june 8 1996:
just one person

s long as we're on the subject of movies, Pump Up The Volume is one of the formative films of my youth. It came out in the late summer, between my freshman and sophomore years in high school. That puts it right around the conclusion of my final MTV phase. (I think. The topography of my MTV habits has not yet been fully digested, and the topic will have to wait for another day.) It helped inspire me to start an independent school paper, which was my first real, wide-ranging project in self-publishing, an obsession which continues today.

PUTV is, of course, a totally unrealistic adolescent fantasy. I even had some idea of this at the time that I first saw it. First off, that principal-lady character was straight-up Wicked Witch of the West. Played it broader than a city block. It was just insane. In general, 20/20 hindsight puts the whole movie pretty squarely in the tradition of sensationalized, melodramatic '50s teen movies similar to the ones I wrote about last week (which is odd because so many of PUTV's details also ring true in a way that '90s teen movies hadn't up until then). There are all kinds of discrediting angles you can take on its premise and politics; one newspaper review I read at the time said that "odds are, if some kid started playing hardcore hip-hop on pirate radio at a high school in Arizona, nobody would give a shit." (I'm not sure I agree with that, but I remembered it. I read it while sitting in the Berkeley BART station.)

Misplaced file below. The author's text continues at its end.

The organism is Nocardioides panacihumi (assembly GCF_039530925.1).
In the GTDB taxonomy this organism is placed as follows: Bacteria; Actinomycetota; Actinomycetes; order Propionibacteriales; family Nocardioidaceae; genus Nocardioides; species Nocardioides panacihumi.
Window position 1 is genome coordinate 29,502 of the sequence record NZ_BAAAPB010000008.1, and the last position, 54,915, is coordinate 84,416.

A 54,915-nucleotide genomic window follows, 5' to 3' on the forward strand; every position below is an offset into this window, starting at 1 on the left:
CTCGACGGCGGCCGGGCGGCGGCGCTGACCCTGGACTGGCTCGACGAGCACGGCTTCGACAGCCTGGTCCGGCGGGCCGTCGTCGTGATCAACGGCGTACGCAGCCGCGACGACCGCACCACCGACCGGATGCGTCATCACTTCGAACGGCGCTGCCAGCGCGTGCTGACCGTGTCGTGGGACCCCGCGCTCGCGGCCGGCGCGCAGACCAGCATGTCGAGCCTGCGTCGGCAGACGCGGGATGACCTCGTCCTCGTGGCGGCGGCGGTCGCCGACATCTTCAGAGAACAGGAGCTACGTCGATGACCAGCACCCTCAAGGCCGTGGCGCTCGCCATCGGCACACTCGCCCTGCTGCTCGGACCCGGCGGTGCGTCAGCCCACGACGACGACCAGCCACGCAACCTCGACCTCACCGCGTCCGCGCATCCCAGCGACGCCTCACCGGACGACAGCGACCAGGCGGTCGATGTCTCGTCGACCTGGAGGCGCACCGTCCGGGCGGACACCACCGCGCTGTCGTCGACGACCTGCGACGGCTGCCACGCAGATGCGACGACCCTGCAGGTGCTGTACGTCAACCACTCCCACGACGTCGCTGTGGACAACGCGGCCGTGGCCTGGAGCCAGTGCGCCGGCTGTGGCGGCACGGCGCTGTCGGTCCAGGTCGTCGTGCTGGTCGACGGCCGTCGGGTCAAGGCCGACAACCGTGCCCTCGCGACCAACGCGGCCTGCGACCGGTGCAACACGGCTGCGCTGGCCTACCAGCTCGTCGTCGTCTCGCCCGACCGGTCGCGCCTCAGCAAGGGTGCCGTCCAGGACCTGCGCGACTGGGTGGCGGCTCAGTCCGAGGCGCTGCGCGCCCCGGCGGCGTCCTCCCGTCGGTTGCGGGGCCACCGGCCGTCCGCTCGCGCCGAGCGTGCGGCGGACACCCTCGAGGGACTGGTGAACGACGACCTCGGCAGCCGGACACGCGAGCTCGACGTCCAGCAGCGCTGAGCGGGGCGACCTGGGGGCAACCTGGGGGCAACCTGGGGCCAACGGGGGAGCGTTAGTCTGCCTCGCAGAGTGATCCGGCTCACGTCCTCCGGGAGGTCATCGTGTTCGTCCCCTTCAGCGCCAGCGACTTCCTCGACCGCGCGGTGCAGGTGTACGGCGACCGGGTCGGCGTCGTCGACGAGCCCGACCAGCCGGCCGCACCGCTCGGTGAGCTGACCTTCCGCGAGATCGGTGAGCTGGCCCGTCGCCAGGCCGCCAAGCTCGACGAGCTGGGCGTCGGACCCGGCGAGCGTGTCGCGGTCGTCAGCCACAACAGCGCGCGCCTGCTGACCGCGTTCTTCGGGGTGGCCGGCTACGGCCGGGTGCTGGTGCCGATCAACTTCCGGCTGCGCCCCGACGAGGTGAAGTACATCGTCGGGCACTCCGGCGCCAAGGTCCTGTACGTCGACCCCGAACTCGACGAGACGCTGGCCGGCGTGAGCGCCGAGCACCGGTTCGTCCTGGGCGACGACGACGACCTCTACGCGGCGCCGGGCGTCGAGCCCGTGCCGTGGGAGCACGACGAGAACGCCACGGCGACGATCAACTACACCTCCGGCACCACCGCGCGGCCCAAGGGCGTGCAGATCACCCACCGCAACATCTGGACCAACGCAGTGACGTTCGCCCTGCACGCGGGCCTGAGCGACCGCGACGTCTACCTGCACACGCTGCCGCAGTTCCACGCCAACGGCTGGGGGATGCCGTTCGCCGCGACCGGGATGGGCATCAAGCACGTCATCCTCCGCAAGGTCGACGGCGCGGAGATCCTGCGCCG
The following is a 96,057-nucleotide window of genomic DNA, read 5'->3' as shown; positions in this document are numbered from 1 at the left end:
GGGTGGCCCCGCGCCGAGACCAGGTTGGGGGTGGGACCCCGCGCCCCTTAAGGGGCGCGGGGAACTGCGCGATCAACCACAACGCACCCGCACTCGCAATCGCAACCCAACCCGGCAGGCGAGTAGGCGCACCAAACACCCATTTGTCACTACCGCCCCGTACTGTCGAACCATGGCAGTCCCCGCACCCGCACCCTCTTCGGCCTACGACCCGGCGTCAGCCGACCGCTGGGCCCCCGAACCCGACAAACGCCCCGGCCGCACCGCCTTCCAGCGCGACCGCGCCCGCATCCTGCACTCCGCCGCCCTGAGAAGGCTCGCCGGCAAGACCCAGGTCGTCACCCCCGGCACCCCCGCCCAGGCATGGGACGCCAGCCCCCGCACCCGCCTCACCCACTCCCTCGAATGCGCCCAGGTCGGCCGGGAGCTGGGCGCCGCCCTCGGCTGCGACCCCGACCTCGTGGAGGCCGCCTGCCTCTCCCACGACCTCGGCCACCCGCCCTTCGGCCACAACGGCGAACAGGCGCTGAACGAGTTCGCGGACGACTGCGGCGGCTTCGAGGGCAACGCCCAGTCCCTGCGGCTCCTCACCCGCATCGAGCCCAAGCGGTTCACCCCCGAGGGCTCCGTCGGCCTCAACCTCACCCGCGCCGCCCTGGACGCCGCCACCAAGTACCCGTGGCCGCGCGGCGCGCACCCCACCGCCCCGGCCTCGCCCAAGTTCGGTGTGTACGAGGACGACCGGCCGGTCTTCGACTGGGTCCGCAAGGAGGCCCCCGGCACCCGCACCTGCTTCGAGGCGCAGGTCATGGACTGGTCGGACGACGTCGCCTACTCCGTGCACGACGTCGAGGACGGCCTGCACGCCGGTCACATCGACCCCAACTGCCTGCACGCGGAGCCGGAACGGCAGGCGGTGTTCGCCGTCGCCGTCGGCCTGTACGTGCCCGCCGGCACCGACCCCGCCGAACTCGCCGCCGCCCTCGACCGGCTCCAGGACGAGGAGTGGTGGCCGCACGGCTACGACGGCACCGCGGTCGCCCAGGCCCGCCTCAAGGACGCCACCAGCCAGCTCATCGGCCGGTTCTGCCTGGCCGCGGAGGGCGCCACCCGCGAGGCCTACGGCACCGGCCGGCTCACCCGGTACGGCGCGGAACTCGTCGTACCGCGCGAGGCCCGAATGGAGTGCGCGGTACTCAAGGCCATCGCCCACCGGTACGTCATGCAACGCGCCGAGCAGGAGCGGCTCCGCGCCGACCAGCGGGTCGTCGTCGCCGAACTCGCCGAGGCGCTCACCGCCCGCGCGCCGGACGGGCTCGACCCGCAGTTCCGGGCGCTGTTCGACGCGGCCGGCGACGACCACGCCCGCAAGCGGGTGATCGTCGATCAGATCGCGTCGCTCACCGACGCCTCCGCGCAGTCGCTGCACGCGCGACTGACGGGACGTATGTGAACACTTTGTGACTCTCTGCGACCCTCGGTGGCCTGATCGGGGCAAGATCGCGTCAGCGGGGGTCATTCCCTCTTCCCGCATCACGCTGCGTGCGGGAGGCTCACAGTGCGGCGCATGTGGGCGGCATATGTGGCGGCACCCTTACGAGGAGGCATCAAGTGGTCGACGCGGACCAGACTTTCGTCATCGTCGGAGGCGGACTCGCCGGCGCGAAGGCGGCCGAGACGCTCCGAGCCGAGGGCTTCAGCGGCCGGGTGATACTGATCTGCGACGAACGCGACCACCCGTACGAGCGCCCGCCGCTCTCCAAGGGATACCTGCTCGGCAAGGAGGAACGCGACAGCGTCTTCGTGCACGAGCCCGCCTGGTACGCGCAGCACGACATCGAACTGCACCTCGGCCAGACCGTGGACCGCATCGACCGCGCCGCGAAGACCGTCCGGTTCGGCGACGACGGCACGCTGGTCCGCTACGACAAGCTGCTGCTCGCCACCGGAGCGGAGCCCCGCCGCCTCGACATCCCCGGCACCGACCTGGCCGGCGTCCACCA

back to the present...

chuck in arcade
(there is Just One Person in this photo, which was taken by my brother.)

But PUTV's way of portraying pirate radio as a medium is interesting. Pirate radio - oops, sorry, "micro-power broadcasting" - is more often portrayed these days as a political movement, on the part of a small, close-knit group of people (or a small, more abstract organization) led by a somewhat techie radical. Ninety percent of this perception comes straight from Steven Dunifer of Free Radio Berkeley, and from the newspaper articles and interviews that keep popping up about his incredible successes in standing up to the FCC.